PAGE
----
5 Things We Learned from Maryland's Loss to WVU

Photo by Rob Carr/Getty Images

We'll be busting out this format every now and again after games.  It's an homage to a similar column done by Kevin Van Valkenburg at the Baltimore Sun.  Feel free to list your five things in the comments section.  

1. It’s only been two weeks, but the new defense looks like it could use some work.

Yes, it’s early. And yes, the defense is learning a new system. But it’s hard to walk away from these first two games and be impressed with what the defense has done. Against Miami, the D gave up 367 yards to an offense missing its starting quarterback, star receiver, and starting tight end. Today, Todd Bradford’s squad was atrocious, giving up 480 yards to the Mountaineers.

West Virginia has a very good offense, and they’re tough to defend. But you can’t expect to give up nearly 500 yards and win a football game. The run defense was solid today, but through the air West Virginia was able to get whatever it wanted. Geno Smith threw for almost 400 yards and completed 36 passes. I don’t know if it’s a personnel problem or a scheme problem, but Bradford should go back to drawing board this week because defensively, this team is not where it needs to be.

2. As good as Danny O’Brien is, he’s not perfect, and right now, his decision making leaves a lot to be desired.

Danny O’Brien is a good quarterback, one of the better ones in the ACC. But through two games this season, it’s clear that his decision making could certainly be improved. All four of his interceptions this season have come under little pressure, when DOB has had plenty of time to throw the ball. The problem hasn’t been the O-Line (something we’ll get to later) but rather O’Brien forcing throws that aren’t there.

His INT in the Miami game, he probably could have ran in the endzone for a TD. And all three of his picks today weren’t the result of being pressured, but instead O’Brien simply trying to do too much. Even on a long throw that ended up being called pass interference against West Virginia, O’Brien kind of just slung it up there, off his back foot, to a receiver that wasn’t open.

Because Danny O’Brien has been so good, it’s easy to forget that today was just the 12th start of his career. He’s still developing as a quarterback and learning new things. But one area that could definitely use some work is his decision making. Danny O’Brien didn’t cost Maryland the game this afternoon, but his three interceptions helped to put the team in a hole it simply couldn’t climb out of.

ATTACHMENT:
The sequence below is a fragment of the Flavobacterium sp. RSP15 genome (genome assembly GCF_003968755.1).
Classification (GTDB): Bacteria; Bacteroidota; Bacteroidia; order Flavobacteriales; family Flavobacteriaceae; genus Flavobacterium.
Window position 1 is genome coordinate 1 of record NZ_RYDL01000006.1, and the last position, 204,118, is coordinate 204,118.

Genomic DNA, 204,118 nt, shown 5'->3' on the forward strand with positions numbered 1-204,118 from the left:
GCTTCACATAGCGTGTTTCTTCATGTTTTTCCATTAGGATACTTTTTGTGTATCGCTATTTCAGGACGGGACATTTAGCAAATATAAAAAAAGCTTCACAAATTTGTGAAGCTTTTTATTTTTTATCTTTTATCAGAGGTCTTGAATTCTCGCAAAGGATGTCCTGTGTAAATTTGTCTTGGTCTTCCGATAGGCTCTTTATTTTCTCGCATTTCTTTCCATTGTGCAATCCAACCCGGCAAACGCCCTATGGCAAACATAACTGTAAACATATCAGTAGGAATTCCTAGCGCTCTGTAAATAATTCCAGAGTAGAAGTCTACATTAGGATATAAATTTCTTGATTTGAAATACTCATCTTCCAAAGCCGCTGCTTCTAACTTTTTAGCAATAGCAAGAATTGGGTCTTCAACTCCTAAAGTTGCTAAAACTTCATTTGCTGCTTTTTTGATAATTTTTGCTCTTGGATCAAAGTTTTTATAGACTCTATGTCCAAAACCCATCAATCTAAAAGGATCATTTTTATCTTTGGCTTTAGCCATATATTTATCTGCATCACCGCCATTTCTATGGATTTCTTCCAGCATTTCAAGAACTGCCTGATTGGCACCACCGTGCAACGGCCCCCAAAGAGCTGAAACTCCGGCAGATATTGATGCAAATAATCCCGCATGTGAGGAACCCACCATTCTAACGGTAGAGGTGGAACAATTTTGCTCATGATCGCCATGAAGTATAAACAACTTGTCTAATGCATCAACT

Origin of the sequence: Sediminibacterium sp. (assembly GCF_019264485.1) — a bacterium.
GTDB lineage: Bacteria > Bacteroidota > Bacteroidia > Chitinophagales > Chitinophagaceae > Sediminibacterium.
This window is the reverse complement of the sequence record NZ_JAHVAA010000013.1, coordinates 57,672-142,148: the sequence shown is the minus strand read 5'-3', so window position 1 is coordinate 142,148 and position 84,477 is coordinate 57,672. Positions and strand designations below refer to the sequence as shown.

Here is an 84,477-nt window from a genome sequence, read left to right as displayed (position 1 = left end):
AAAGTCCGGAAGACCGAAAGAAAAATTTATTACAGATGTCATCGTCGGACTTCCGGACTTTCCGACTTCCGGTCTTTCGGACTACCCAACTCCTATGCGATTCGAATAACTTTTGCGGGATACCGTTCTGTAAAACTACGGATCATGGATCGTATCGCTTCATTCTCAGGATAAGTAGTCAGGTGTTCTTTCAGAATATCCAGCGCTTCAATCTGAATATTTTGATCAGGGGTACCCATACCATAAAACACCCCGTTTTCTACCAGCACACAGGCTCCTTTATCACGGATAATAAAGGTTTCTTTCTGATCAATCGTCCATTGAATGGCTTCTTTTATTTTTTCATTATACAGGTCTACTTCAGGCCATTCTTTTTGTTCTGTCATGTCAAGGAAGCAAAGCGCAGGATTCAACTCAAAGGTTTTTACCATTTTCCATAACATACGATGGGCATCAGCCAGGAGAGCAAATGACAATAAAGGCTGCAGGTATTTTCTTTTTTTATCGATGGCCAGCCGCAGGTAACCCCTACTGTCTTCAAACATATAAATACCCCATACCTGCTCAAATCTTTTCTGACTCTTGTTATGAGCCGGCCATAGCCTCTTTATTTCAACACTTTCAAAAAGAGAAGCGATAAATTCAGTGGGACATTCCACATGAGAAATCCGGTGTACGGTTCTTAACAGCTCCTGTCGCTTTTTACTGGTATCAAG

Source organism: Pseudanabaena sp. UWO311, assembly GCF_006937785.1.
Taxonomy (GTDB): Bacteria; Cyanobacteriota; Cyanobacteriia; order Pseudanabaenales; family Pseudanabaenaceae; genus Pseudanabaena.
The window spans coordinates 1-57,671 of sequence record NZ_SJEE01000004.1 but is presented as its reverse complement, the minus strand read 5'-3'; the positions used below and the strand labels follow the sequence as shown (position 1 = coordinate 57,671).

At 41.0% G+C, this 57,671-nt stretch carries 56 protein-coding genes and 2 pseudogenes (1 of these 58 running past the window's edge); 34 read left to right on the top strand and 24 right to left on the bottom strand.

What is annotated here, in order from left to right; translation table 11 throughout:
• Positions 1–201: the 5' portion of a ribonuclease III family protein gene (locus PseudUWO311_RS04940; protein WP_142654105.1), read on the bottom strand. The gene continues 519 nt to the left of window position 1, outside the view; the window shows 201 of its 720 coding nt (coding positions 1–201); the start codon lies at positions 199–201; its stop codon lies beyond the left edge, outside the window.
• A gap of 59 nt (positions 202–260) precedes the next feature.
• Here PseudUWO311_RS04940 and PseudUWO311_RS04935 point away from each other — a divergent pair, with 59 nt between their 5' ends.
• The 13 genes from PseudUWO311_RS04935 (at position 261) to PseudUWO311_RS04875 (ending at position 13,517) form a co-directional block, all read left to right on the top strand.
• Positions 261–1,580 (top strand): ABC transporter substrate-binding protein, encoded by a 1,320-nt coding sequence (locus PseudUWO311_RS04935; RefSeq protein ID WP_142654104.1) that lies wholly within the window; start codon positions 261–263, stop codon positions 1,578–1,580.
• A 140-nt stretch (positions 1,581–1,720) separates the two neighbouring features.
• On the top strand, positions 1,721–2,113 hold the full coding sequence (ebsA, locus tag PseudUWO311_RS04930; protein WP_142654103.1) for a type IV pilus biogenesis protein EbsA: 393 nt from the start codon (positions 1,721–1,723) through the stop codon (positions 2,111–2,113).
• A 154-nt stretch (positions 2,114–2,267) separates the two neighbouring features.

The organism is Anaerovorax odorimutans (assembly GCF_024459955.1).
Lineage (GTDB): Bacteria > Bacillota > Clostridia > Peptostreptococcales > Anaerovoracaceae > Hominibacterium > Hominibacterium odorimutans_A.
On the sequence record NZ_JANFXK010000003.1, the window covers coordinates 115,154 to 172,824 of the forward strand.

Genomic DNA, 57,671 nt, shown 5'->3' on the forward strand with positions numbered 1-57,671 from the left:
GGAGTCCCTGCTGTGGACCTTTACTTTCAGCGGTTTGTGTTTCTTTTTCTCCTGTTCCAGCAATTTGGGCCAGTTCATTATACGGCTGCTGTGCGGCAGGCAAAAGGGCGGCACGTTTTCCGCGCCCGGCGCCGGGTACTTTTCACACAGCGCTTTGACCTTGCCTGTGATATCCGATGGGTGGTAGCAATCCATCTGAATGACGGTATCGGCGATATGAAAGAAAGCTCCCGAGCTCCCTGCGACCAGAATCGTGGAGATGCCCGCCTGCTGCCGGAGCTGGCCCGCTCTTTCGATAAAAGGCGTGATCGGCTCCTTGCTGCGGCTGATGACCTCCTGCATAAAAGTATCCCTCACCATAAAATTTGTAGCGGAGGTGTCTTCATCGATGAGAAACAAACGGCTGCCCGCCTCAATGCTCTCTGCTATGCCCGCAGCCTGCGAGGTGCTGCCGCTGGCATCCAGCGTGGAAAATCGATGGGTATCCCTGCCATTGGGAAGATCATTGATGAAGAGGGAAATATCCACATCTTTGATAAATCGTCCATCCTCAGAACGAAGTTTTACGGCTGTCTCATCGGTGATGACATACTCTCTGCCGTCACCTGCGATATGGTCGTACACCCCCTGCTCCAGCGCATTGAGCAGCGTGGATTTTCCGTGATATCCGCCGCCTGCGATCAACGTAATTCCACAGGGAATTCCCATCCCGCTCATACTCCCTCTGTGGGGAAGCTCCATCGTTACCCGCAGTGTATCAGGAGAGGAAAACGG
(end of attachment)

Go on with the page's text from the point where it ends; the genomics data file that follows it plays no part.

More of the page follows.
3. The surprise of the year so far might be how good the O-Line is.

I, for one, was really worried about the offensive line coming into the season. After the dismissal of starting guard Justin Lewis this summer, it seemed that O-line might be the weak spot of this offense. But the past two games, the line has been excellent. Danny O’Brien hasn’t been sacked once this season, and he had plenty of time to throw the ball this afternoon.

In addition to the stellar pass protection, the run blocking has been solid as well. The Terps ran for almost 190 yards today and running backs Davin Meggett and D.J. Adams both averaged over five yards a carry. I wouldn’t expect the offense to put up those kinds of numbers every week (West Virginia’s run defense really isn’t that good), but through two games the guys up front have kept Danny O’Brien upright and opened up some big holes for the running backs. You can’t ask for much more than that from your O-Line.

4. Another Maryland wide receiver will be playing on Sundays and his name is Kevin Dorsey.

In his first game, he had 8 catches for 124 yards. Today, he had 9 catches for 79 yards and a TD. What we learned today, folks, was that Game 1 was no fluke: Kevin Dorsey is pretty good. He’s not the fastest receiver on the team, but he’s big, he knows how to use his body, and he seems to find ways to get open.

That last quality, the ability to get separation, is one that is valued highly in the NFL. In fact, it wouldn’t shock me if Kevin Dorsey becomes a better NFL receiver than Darrius Heyward-Bey and Torrey Smith because his strengths (his ability to get open and find the holes in a defense) are more rare than their strengths (namely, speed). That’s not necessarily a knock on DHB and Torrey Smith, I just think Kevin Dorsey is that good.

It’s become clear that Kevin Dorsey has become O’Brien’s favorite target. With Dorsey emerging as the #1 guy (and two other receivers suspended indefinitely), it will be interesting to see the kind of numbers he puts up this season, and the attention he garners from NFL scouts.

5. Today was a perfect example of why Randy Edsall needs to lock up the talent in Maryland.

It’s been harped on again and again, but today was another example of why Randy Edsall needs to lock down the state of Maryland if this program is going to go from "good to great" and overtake another big regional program like WVU.

Watching Tavon Austin run around Byrd Stadium today in blue and gold made me physically ill. For those that don’t know, Austin was a 5 star recruit who attended Dunbar in Baltimore. And he’s what sports pundits would call a "difference maker." (He had 11 catches for 122 yards today). Now if Tavon Austin was wearing black today instead of that hideous blue and gold would Maryland have won? It’s impossible to make those judgements. But keeping guys like that in Maryland, playing for their home state, has to be (and so far, seems to be) one of Edsall’s top priorities.

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